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The art of organisational transformation

The art of organisational transformation

Major change programs don’t happen by wishful thinking – they require a unique plan suited to the nature of change, and a dedicated focus on people, collaboration and transparency to be effective.

Catia Davim

Partner, People & Change

KPMG Australia


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There is no such thing as one-size-fits all when it comes to organisational transformation programs – and any organisation that tries to implement change without a unique, tailored strategy to suit the specifics of the situation could be at risk.

In fact, recent KPMG research shows that around 70 percent of transformation projects fail to deliver on the desired goals set at the start, explains Catia Davim, Partner, People & Change KPMG.

"That is a lot of money wasted," she says. "There is a direct correlation with badly managed change programs to this sort of outcome."

Davim says the key issue is not usually the idea being implemented, but that it is executed via a poorly defined strategy.

"You need to design a program of work that truly involves people along the journey. It is very rare that you have a change program that doesn’t involve people. People will need to do things in a different way, or will need to use new tools or technology to realise those benefits," she says.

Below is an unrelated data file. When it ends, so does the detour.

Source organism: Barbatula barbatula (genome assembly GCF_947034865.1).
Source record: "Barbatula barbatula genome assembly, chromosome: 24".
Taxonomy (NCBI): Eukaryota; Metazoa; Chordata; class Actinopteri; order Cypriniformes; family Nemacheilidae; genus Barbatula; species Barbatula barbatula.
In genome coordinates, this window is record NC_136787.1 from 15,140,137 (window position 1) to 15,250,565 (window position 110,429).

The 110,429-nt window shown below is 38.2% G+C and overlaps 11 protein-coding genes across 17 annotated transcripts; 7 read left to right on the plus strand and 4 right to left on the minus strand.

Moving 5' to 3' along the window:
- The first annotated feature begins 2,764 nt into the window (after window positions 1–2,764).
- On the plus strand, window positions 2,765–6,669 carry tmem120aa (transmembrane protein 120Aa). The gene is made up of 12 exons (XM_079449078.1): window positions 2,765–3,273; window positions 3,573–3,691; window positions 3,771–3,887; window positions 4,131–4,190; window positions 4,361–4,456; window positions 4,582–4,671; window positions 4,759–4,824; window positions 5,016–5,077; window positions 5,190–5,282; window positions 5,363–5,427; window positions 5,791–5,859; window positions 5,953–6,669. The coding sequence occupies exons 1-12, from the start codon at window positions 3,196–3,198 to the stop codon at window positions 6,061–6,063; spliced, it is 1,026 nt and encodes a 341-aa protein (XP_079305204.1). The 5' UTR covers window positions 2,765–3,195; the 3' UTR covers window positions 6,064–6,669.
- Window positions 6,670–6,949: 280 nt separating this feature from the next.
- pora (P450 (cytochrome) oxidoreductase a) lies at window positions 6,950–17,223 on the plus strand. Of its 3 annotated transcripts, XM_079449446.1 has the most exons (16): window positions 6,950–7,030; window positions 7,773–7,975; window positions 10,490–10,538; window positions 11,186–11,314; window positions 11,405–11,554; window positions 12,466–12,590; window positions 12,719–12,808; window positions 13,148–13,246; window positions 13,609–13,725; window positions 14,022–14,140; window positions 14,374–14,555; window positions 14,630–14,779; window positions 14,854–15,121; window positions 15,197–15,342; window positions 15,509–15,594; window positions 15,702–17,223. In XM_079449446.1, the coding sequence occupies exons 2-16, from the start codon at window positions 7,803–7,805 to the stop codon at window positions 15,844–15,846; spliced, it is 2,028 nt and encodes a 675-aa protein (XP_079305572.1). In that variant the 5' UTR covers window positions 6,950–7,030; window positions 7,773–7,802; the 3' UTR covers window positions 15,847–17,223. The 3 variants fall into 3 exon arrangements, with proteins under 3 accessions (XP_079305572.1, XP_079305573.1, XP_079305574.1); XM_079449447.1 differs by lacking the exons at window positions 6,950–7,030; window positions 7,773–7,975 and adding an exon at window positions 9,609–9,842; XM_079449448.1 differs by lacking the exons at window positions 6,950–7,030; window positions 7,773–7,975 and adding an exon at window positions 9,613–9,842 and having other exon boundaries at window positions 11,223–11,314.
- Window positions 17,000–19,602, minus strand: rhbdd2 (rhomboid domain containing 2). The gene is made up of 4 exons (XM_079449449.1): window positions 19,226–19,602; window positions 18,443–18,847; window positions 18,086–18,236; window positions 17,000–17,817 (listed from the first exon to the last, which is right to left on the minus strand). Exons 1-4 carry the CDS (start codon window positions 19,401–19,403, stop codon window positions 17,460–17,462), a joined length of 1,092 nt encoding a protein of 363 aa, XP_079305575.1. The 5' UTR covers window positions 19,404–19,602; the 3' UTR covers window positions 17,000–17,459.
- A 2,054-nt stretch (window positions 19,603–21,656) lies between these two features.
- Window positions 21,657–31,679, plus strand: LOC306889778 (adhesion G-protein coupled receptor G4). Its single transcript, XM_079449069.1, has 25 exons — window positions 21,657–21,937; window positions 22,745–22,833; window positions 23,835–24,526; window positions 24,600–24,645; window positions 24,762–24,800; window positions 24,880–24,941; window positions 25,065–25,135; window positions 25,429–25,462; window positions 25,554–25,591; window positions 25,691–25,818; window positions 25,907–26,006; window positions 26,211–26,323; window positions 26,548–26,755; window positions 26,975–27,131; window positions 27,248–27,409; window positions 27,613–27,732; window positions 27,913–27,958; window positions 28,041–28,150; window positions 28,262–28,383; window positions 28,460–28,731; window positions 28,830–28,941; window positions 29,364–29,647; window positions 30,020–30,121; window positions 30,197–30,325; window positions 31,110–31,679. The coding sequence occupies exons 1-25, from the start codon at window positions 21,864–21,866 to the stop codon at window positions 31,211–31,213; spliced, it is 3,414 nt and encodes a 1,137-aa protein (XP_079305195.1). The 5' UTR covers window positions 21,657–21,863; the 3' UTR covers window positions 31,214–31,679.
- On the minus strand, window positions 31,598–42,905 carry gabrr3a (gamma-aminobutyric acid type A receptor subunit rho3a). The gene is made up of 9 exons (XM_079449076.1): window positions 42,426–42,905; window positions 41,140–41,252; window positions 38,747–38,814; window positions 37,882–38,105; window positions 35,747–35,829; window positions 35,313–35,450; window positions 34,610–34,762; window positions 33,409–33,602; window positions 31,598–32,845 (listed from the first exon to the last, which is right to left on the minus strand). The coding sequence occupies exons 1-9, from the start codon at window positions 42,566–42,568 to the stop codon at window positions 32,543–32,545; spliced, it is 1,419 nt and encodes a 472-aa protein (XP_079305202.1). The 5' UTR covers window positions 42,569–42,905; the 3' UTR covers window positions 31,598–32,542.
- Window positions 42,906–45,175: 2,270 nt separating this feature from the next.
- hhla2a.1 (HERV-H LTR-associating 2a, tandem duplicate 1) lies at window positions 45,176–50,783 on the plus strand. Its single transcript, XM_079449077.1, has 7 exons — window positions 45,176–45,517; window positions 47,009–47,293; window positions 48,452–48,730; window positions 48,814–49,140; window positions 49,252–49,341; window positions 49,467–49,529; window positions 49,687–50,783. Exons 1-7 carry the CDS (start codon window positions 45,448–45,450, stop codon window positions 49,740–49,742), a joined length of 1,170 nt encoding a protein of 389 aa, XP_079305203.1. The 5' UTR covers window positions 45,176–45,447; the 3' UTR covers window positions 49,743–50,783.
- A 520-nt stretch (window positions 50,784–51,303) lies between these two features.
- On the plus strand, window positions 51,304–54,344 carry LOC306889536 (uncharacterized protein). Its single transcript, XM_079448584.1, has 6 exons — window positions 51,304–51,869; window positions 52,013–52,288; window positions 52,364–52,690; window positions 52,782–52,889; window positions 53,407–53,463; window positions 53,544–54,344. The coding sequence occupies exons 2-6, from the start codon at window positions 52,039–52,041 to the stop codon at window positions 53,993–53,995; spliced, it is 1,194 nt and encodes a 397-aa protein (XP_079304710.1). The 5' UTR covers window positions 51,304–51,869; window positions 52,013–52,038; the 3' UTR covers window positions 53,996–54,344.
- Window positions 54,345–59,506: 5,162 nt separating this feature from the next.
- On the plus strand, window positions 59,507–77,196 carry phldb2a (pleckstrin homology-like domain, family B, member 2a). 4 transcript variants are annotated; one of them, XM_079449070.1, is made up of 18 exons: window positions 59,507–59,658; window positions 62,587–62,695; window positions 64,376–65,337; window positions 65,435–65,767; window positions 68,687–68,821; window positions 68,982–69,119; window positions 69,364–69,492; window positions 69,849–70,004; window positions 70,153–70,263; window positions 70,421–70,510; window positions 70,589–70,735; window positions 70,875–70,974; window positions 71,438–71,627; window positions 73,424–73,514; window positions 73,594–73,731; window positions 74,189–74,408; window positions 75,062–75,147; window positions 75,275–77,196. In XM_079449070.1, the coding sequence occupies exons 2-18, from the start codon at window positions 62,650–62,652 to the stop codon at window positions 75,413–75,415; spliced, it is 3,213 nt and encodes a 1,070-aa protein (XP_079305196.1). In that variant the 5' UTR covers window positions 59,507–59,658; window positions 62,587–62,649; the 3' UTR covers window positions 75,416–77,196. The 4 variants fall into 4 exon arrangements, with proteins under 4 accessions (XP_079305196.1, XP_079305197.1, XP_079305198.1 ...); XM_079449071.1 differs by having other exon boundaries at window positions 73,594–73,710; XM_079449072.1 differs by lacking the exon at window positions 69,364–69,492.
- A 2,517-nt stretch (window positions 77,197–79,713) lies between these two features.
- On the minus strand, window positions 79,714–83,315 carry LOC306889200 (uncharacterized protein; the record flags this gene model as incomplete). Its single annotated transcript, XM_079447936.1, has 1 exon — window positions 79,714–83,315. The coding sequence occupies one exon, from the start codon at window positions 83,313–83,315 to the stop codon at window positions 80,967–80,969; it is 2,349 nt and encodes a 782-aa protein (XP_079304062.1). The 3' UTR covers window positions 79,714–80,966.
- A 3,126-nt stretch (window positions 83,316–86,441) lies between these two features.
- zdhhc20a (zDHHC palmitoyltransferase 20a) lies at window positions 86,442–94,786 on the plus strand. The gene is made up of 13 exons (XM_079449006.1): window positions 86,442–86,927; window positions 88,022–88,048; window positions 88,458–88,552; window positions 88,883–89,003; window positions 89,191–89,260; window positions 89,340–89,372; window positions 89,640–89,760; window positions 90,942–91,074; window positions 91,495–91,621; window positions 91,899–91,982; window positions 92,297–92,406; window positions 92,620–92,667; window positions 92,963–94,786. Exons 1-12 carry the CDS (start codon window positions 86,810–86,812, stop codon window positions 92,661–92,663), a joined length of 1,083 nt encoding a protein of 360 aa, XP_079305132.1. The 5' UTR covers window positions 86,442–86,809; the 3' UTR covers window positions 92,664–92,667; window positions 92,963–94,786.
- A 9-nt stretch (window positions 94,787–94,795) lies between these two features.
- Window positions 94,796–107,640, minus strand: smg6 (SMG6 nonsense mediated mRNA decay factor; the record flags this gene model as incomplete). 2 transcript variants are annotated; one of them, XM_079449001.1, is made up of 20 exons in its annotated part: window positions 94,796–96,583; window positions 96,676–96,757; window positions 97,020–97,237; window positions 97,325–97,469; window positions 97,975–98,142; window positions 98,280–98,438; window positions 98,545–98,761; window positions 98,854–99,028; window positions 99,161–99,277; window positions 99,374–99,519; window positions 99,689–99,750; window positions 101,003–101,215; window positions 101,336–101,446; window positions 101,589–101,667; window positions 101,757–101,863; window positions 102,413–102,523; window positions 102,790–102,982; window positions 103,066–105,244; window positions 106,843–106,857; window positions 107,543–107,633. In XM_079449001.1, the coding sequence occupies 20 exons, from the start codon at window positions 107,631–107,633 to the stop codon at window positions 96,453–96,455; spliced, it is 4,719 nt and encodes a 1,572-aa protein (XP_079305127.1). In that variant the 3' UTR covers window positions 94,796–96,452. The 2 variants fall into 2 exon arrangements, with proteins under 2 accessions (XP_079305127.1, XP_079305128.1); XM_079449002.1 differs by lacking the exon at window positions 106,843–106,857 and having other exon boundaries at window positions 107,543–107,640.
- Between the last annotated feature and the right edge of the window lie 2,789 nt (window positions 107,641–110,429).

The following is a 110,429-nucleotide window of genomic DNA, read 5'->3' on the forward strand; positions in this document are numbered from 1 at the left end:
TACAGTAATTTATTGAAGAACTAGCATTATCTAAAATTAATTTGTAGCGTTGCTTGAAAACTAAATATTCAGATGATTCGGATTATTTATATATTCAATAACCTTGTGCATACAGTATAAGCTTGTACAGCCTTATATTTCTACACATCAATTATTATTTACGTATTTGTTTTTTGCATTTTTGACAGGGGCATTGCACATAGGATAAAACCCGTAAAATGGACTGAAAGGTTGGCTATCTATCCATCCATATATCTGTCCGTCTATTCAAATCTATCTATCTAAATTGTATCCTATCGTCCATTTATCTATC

Every transformation is unique

The change happening in organisations now is unprecedented, multifaceted and largely technology related. With competition rife and the fight for relevance very real, companies are being challenged to upturn their systems, processes, employee roles, costs, customer service, products and markets – among many other issues – in order to boost productivity, sustainability and relevance.

"Change is a process, and when you are designing a program of change, it's essential to look at the drivers of change. Do you need rapid change, is there a pressing need from the market? And how can you implement rapid change sustainably?" Davim says.

After the driver is understood, defining a strategy suited to the specific nature of the change required is essential.

“Something that is driven by a new regulation, versus something like fostering a culture of innovation in an organisation – require very different approaches. As each change is in a different context, it is key to look into the conditions of the problem, the dynamics of the organisation and then design a program of work that fits those principles or conditions," Davim says.

People at the core

The people of an organisation are usually the most impacted by any change, so consideration of this must be factored into any strategy. Luella Forbes, Director, People & Change, KPMG, says that “organisations have to be really clear about where they want to go and why things need to be different”.

"Then it is necessary to articulate it clearly, build consensus and to get engagement from the workforce to progress to that outcome,” she says.